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Republican lawmakers in Alabama Thursday were prepared to OK what would have been the most restrictive abortion law in the nation, outlawing the procedure except in cases of rape, incest or a “serious” risk to the mother. But those plans were put on hold at the last minute when some GOPers proposed getting rid of the rape and incest exceptions.

Protesters had already massed against passage of the bill. The legislation called for jailing doctors up to 99 years for performing abortions. A version of the bill passed by the Alabama House already had no exceptions for rape or incest.

But shouts and screams sounded on the Alabama Senate floor at the last-minute proposal to provide no exceptions in cases of rape or incest in the Senate version as well. And so the Senate tabled the vote until next week at the earliest.

Whether or not the Senate’s final version passes with the rape and incest exceptions, the legislation, which is expected to be signed into law by the state’s Republican governor, would still be the nation’s most restrictive abortion law — and certain to be challenged in court.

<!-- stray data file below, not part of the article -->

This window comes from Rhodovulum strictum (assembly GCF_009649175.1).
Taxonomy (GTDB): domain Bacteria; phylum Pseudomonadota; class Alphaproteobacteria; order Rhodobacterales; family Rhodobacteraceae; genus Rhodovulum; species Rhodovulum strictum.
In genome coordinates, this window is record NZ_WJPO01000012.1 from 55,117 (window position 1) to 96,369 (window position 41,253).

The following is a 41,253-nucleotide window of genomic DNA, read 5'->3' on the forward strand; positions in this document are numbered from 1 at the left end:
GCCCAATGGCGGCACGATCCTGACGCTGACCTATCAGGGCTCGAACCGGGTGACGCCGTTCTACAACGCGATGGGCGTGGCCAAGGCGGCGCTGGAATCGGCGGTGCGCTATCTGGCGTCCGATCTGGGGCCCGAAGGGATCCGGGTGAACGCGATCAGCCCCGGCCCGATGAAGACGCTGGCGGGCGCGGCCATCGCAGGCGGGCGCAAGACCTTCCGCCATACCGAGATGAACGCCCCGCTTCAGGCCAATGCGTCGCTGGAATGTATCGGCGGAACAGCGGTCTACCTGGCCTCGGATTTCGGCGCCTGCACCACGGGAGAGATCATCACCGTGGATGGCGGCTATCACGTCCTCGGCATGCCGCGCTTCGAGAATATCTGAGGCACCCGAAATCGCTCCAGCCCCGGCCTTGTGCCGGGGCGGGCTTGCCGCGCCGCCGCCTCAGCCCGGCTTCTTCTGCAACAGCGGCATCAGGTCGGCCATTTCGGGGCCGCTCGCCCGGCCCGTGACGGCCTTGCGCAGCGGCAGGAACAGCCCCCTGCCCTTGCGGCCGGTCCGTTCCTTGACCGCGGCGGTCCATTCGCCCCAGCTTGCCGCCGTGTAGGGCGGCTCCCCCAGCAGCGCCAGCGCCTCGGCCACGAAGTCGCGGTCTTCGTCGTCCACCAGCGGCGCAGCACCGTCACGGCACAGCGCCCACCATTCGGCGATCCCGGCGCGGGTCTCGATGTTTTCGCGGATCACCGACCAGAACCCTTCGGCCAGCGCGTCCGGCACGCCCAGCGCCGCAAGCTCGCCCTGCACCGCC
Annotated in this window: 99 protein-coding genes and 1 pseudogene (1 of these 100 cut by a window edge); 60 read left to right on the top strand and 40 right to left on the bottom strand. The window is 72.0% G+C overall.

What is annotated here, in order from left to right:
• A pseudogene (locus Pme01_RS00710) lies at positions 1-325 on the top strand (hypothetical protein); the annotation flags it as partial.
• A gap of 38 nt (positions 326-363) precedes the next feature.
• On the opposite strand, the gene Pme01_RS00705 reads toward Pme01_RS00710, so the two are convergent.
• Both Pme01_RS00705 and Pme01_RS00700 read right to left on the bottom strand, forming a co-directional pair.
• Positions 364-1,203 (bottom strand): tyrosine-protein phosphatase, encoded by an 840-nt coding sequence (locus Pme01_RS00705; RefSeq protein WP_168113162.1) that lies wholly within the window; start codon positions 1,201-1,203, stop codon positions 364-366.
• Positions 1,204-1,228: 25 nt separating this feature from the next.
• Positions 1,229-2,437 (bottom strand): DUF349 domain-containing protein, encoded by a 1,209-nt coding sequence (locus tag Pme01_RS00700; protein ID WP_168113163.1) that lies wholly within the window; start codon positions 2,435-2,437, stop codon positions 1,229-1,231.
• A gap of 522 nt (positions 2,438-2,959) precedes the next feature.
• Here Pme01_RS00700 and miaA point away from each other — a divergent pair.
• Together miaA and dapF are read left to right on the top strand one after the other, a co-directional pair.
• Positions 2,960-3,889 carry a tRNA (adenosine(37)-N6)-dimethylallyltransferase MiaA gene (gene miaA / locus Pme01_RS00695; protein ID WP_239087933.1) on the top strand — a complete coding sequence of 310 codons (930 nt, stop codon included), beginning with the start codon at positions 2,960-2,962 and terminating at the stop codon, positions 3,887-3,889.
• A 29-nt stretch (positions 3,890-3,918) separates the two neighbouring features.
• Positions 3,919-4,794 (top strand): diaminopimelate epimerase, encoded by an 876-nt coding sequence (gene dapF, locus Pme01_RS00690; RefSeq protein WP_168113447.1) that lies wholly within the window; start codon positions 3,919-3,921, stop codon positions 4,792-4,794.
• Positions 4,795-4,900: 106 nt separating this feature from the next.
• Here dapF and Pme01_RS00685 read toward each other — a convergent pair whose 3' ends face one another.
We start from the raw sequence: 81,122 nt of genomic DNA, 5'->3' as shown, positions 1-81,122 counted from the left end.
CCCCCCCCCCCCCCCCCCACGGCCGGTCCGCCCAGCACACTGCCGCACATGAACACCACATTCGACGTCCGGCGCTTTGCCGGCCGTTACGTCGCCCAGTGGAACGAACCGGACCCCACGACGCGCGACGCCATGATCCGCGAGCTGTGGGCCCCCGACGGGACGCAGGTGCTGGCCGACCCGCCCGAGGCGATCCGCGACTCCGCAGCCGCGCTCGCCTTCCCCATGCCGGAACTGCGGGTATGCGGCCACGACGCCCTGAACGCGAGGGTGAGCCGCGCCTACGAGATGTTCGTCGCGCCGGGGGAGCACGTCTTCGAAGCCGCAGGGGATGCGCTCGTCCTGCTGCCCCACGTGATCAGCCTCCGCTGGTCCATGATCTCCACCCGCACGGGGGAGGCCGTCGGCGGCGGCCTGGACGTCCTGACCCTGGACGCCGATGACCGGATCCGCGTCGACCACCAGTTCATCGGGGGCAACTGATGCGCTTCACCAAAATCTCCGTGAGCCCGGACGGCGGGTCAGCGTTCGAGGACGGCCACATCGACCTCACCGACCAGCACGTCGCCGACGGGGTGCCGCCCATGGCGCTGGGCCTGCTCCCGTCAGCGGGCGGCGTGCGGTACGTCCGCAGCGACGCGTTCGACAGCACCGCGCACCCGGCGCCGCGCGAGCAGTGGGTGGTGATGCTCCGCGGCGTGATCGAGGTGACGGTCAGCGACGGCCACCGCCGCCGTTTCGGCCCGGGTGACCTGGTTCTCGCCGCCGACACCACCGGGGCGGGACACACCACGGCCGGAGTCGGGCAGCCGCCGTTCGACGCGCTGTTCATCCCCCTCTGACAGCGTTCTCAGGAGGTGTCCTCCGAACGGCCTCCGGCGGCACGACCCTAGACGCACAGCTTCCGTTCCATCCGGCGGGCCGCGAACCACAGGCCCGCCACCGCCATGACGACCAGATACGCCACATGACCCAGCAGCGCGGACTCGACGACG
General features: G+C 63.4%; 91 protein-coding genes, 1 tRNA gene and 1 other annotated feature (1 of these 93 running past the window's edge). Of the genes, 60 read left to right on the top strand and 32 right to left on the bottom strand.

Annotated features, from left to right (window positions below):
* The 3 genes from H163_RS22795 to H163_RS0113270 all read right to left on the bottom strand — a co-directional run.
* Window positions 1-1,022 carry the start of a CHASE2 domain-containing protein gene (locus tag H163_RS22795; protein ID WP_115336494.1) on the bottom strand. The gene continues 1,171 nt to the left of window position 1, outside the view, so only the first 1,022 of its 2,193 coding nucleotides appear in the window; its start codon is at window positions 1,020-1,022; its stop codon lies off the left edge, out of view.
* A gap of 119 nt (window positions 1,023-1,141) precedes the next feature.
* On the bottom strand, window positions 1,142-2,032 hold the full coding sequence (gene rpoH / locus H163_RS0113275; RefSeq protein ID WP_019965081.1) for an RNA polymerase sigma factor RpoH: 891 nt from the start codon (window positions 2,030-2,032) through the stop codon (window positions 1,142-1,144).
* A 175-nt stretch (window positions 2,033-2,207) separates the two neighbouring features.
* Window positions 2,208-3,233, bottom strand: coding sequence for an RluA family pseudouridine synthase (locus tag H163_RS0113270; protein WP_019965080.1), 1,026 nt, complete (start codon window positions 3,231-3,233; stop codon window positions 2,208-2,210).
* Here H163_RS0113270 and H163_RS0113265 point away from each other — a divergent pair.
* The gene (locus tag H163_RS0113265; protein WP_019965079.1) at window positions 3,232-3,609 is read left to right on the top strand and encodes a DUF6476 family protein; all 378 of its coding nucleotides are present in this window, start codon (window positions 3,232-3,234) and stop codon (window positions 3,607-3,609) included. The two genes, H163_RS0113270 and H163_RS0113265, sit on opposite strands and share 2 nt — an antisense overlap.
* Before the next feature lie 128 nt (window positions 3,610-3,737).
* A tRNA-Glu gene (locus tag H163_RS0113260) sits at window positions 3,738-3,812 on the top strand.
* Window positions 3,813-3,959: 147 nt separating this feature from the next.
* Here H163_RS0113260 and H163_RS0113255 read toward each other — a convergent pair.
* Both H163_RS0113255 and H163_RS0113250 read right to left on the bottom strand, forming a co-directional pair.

Supporters welcome that as their true aim is to take out Roe v. Wade in a battle at the U.S. Supreme Court level, where they’d hope the currently more conservative court would side with them.

Alabama’s efforts are similar to moves being made throughout the country in mostly Republican-led states. In Georgia, the governor just this week signed into law a so-called heartbeat bill, outlawing abortions after the first sign of a fetal heartbeat, something that occurs around the sixth week and often before women even realize they are pregnant. In Texas, a legislator has proposed the death penalty for women who have abortions.

Critics of the legislation say imposing such drastic change on a woman’s right to choose just to make a point is irresponsible.

“We will probably spend more money on legal fees on this particular case than it takes for us to be able to bring healthy babies into the world,” state Sen. Bobby Singleton, a Democrat, said Thursday, according to the New York Times. “But we’re willing to do legislation for grandstanding, versus the ability to look at the human factor and allow a woman to have her own choice.”

Supporters of the bill, like Alabama state Sen. Clyde Chambliss, a Republican, disagreed: “That child has a right to develop and be delivered without its privacy being invaded, invaded by forceps and scalpels. That’s what this bill is about today.”

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